Boston’s Bang Camaro has no illusions of glamour when it hits the road.
“It’s rough and smelly,” says guitarist and co-founder Bryn Bennett.
That’s because the group tries to keep its 15-passenger van as close as possible to capacity — and most of those are the singers.
Proponents of what Bennett, 28, and partner Alex Neocochea “anthem rock,” Bang Camaro eschews the usual studio overdubbing and instead brings 10-20 singers into the studio and puts them around one microphone for a large-scale, choir-like effect. And when the group hits the road, Bennett says there’s always “a core group of six singers, and then whoever else will make it can come.”
Bennett and Neocochea, both indie musicians on the Boston scene, founded Bang Camaro in 2005 after getting together to write a song called “Bang Camaro.” “We booked a little studio time,” Bennett recalls, got all our lead singer friends to show up, bought a ton of beer and everyone sat around doing four-part harmoni es.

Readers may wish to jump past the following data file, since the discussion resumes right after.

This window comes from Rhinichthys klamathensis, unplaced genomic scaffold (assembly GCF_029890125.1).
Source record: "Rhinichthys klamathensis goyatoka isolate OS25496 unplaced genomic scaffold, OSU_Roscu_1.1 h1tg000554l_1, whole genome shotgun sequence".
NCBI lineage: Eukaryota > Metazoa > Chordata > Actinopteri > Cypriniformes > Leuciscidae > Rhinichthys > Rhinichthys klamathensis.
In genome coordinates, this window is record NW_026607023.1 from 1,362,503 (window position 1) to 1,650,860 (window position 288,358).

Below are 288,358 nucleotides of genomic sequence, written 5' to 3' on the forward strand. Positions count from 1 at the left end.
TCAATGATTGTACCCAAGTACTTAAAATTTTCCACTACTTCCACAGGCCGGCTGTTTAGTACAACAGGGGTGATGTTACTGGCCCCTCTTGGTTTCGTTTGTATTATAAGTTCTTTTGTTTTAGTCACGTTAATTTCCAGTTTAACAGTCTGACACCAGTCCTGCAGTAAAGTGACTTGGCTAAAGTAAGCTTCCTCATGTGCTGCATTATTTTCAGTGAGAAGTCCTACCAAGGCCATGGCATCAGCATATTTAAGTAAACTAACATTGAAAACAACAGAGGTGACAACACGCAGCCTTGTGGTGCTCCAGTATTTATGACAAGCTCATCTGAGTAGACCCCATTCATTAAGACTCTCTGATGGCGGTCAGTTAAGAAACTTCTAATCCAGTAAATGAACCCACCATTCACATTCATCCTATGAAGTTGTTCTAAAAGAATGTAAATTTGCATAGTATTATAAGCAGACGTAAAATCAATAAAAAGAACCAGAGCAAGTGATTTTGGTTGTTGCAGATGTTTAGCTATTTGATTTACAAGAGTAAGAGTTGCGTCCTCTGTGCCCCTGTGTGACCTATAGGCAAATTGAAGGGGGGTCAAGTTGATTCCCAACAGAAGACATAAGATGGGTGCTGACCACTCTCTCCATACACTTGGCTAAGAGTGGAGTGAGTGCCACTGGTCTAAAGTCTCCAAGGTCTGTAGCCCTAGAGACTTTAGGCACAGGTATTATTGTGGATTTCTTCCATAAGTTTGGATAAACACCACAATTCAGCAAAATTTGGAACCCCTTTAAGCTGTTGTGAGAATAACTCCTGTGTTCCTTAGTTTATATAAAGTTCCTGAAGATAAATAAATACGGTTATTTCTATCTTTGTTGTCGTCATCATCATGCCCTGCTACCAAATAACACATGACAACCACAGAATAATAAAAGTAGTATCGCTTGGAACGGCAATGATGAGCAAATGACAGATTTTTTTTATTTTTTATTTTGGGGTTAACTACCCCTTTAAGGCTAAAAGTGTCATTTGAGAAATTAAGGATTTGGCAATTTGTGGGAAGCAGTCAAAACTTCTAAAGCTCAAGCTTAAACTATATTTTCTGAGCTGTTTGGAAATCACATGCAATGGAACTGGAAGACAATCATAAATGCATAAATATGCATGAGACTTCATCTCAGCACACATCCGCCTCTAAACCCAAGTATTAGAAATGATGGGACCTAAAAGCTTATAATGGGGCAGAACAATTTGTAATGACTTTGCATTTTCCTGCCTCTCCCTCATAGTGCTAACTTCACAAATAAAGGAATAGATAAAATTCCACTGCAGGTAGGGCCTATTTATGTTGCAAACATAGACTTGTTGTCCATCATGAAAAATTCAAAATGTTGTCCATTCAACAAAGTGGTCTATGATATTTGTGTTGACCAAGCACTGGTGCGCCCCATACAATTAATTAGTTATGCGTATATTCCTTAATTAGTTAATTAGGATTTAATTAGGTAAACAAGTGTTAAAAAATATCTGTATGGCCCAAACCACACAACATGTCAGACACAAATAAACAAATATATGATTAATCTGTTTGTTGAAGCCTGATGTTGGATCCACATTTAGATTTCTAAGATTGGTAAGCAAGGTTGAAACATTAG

“It was, like, the most fun any of us have ever had. After that Alex and I looked at each other and said, ‘We’re really got to do this’ and went from there.”
Bang Camaro has so far released one album, with a second due on Jan. 13. The track “Night Lies” is featured on Rock Band II (Bennett also works for game maker Harmonix), with other songs appearing in other video games. But while its plethora of singers make it conceptually unique, Bennett says he still considers Bang Camaro solidly in the rock group model.
“To me it’s a band like any other band — except just a lot more logistics when trying to get from town to town,” he explains. “It’s not really an experiment or anything. We picture this as a band, and we spend most of our time during the day doing it.”
Bang Camaro, the Cetan Clawson Revolution and Citizen Smile perform Saturday (Dec. 13) at the Magic Stick, 4120 Woodward Ave., Detroit. Doors open at 8 p.m. Tickets are $10 in advance, $12 day of show. Call (313) 833-9700 or visit www.majesticdetroit.com.
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